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blueshadow
August 20th, 2008, 11:35 PM
Newbie question - and sorry for my lack of technical terms :-)

When I watch a lot of lap swimmers they seem to be swimming "flat" i.e. chest pointing at bottom of pool and with the only "rotation" being the head turn to breathe.

However, I picked up Janet Evans' Total Swimming book and she says that for freestyle, the body is constantly rotating 90 deg facing left of pool and 90 deg facing right of the pool. And after pushoff, the only time the chest is parallel to the bottom of the pool is at the precise moment between rotating from one side to side.

I'm confused - are there just different schools of thought? Or is one used more for racing and the other for laps?

LindsayNB
August 20th, 2008, 11:43 PM
I don't know of any elite swimmers that swim freestyle with no rotation, there are several advantages to rotation in terms of streamlining and ability to utilize muscles. There are hundreds of videos on youtube.com of elite swimmers, check some of them out and see for yourself.

knelson
August 20th, 2008, 11:52 PM
I'm confused - are there just different schools of thought? Or is one used more for racing and the other for laps?

No, not really different schools of thought. One technique is used by poor swimmers (flat), the other is used by fast swimmers (rotation).

taruky
August 21st, 2008, 12:12 AM
Newbie question - and sorry for my lack of technical terms :-)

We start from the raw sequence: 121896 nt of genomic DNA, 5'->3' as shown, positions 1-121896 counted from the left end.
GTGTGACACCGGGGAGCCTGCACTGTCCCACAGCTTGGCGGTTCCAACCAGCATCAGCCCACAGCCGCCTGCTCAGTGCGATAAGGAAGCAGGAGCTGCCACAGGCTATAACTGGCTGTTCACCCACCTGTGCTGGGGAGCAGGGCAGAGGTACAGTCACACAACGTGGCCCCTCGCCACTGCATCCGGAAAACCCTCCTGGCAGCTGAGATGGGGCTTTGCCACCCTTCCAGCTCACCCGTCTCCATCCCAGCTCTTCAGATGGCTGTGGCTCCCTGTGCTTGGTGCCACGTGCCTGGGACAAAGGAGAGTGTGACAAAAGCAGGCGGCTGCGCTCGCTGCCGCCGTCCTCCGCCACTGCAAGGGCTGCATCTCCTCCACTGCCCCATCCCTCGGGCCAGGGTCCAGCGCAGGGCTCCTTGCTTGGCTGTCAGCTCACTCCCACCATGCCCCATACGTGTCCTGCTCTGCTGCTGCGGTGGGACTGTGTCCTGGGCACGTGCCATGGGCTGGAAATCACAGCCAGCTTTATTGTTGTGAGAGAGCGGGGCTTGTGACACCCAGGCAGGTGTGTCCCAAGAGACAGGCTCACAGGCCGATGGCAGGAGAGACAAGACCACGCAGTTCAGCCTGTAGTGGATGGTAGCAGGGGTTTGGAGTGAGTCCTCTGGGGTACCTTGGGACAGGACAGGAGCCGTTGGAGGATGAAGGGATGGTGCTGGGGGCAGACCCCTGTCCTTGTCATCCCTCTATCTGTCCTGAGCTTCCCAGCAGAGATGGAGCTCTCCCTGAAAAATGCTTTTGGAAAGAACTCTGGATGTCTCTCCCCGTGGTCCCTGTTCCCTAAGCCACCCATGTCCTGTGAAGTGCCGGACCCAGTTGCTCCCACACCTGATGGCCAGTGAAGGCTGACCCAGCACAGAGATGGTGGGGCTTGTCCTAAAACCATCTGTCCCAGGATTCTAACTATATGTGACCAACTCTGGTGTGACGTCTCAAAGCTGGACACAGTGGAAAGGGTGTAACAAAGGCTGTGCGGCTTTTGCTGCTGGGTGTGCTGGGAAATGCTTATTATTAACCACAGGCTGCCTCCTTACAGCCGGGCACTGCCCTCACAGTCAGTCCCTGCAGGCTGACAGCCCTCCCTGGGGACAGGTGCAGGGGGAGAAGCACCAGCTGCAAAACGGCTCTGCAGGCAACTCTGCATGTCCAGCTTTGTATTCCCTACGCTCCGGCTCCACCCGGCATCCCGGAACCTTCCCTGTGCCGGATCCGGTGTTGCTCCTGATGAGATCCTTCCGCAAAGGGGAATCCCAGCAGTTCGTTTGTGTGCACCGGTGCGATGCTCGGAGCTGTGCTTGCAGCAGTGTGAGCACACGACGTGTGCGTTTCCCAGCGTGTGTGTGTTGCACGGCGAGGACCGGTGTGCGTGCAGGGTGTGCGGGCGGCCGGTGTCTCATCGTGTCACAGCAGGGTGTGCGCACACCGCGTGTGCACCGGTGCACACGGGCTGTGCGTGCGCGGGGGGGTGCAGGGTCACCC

When I watch a lot of lap swimmers they seem to be swimming "flat" i.e. chest pointing at bottom of pool and with the only "rotation" being the head turn to breathe.

However, I picked up Janet Evans' Total Swimming book and she says that for freestyle, the body is constantly rotating 90 deg facing left of pool and 90 deg facing right of the pool. And after pushoff, the only time the chest is parallel to the bottom of the pool is at the precise moment between rotating from one side to side.

I'm confused - are there just different schools of thought? Or is one used more for racing and the other for laps?

I think you may have misunderstood the 90 degree thing (or I am misunderstanding what you are saying). There is a 90 degree axis, however it is from 45 degrees left to 45 degrees right. I don't think anyone really rotates all the way to the sides. As far as the folks in the lap pool, it may be that they are swimming incorrectly (or still living in the 1960's), but it may also be that you are not noticing the rotation from above the water.

Lump
August 21st, 2008, 09:37 AM
Also, as they tire out their technique does as well, so you may see some "flat" swimming towards the end of races.

fanstone
August 21st, 2008, 10:32 AM
Let me ask this: when going all out, such as in sprinting a 50, would the sheer speed, and lack of breathing imply in less rotation or none at all? Complementing, if we always rotate, what's the problem with breathing, as we would be turning anyways...maybe 50 is something and everything above that is something else. billy fanstone